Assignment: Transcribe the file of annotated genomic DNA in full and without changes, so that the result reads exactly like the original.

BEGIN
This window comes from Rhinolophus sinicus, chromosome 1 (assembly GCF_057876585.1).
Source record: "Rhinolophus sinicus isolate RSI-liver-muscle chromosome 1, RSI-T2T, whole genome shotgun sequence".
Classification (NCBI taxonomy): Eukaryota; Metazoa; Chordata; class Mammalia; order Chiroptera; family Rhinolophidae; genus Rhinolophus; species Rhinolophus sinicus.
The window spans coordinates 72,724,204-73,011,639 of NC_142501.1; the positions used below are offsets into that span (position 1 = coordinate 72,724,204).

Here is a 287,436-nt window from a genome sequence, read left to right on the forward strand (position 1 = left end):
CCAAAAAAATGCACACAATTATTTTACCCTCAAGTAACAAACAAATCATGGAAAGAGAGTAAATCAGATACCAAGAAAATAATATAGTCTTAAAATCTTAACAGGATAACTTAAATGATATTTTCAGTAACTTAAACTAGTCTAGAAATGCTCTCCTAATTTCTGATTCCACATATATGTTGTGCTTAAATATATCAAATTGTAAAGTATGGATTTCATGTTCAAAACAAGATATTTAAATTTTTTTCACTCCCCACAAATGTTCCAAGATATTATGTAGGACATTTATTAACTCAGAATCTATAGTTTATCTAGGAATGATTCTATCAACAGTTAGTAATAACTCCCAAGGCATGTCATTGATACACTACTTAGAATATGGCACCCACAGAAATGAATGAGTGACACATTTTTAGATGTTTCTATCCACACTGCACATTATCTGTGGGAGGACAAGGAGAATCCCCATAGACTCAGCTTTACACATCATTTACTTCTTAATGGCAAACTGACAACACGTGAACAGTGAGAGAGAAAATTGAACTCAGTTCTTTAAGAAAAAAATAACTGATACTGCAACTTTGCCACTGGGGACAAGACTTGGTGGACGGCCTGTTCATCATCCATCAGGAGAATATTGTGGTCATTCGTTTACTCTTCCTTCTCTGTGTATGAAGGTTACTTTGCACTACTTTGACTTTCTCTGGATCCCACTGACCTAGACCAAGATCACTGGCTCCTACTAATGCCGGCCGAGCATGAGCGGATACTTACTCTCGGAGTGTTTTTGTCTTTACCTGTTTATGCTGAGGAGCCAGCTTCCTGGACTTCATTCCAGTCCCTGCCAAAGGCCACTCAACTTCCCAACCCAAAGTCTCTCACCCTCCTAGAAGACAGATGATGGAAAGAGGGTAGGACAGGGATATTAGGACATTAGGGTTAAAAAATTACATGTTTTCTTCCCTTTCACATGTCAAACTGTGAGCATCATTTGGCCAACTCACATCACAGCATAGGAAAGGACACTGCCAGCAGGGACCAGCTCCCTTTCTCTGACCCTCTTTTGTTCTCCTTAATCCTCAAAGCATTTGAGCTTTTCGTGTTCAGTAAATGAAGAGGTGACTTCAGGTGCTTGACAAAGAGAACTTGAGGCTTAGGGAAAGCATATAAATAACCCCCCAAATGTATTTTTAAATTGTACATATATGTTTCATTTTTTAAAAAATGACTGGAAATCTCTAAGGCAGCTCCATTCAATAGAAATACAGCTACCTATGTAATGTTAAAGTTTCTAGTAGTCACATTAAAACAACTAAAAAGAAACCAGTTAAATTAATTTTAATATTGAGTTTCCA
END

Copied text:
This window comes from Rhinolophus sinicus, chromosome 1 (assembly GCF_057876585.1).
Source record: "Rhinolophus sinicus isolate RSI-liver-muscle chromosome 1, RSI-T2T, whole genome shotgun sequence".
Classification (NCBI taxonomy): Eukaryota; Metazoa; Chordata; class Mammalia; order Chiroptera; family Rhinolophidae; genus Rhinolophus; species Rhinolophus sinicus.
The window spans coordinates 72,724,204-73,011,639 of NC_142501.1; the positions used below are offsets into that span (position 1 = coordinate 72,724,204).

Here is a 287,436-nt window from a genome sequence, read left to right on the forward strand (position 1 = left end):
CCAAAAAAATGCACACAATTATTTTACCCTCAAGTAACAAACAAATCATGGAAAGAGAGTAAATCAGATACCAAGAAAATAATATAGTCTTAAAATCTTAACAGGATAACTTAAATGATATTTTCAGTAACTTAAACTAGTCTAGAAATGCTCTCCTAATTTCTGATTCCACATATATGTTGTGCTTAAATATATCAAATTGTAAAGTATGGATTTCATGTTCAAAACAAGATATTTAAATTTTTTTCACTCCCCACAAATGTTCCAAGATATTATGTAGGACATTTATTAACTCAGAATCTATAGTTTATCTAGGAATGATTCTATCAACAGTTAGTAATAACTCCCAAGGCATGTCATTGATACACTACTTAGAATATGGCACCCACAGAAATGAATGAGTGACACATTTTTAGATGTTTCTATCCACACTGCACATTATCTGTGGGAGGACAAGGAGAATCCCCATAGACTCAGCTTTACACATCATTTACTTCTTAATGGCAAACTGACAACACGTGAACAGTGAGAGAGAAAATTGAACTCAGTTCTTTAAGAAAAAAATAACTGATACTGCAACTTTGCCACTGGGGACAAGACTTGGTGGACGGCCTGTTCATCATCCATCAGGAGAATATTGTGGTCATTCGTTTACTCTTCCTTCTCTGTGTATGAAGGTTACTTTGCACTACTTTGACTTTCTCTGGATCCCACTGACCTAGACCAAGATCACTGGCTCCTACTAATGCCGGCCGAGCATGAGCGGATACTTACTCTCGGAGTGTTTTTGTCTTTACCTGTTTATGCTGAGGAGCCAGCTTCCTGGACTTCATTCCAGTCCCTGCCAAAGGCCACTCAACTTCCCAACCCAAAGTCTCTCACCCTCCTAGAAGACAGATGATGGAAAGAGGGTAGGACAGGGATATTAGGACATTAGGGTTAAAAAATTACATGTTTTCTTCCCTTTCACATGTCAAACTGTGAGCATCATTTGGCCAACTCACATCACAGCATAGGAAAGGACACTGCCAGCAGGGACCAGCTCCCTTTCTCTGACCCTCTTTTGTTCTCCTTAATCCTCAAAGCATTTGAGCTTTTCGTGTTCAGTAAATGAAGAGGTGACTTCAGGTGCTTGACAAAGAGAACTTGAGGCTTAGGGAAAGCATATAAATAACCCCCCAAATGTATTTTTAAATTGTACATATATGTTTCATTTTTTAAAAAATGACTGGAAATCTCTAAGGCAGCTCCATTCAATAGAAATACAGCTACCTATGTAATGTTAAAGTTTCTAGTAGTCACATTAAAACAACTAAAAAGAAACCAGTTAAATTAATTTTAATATTGAGTTTCCA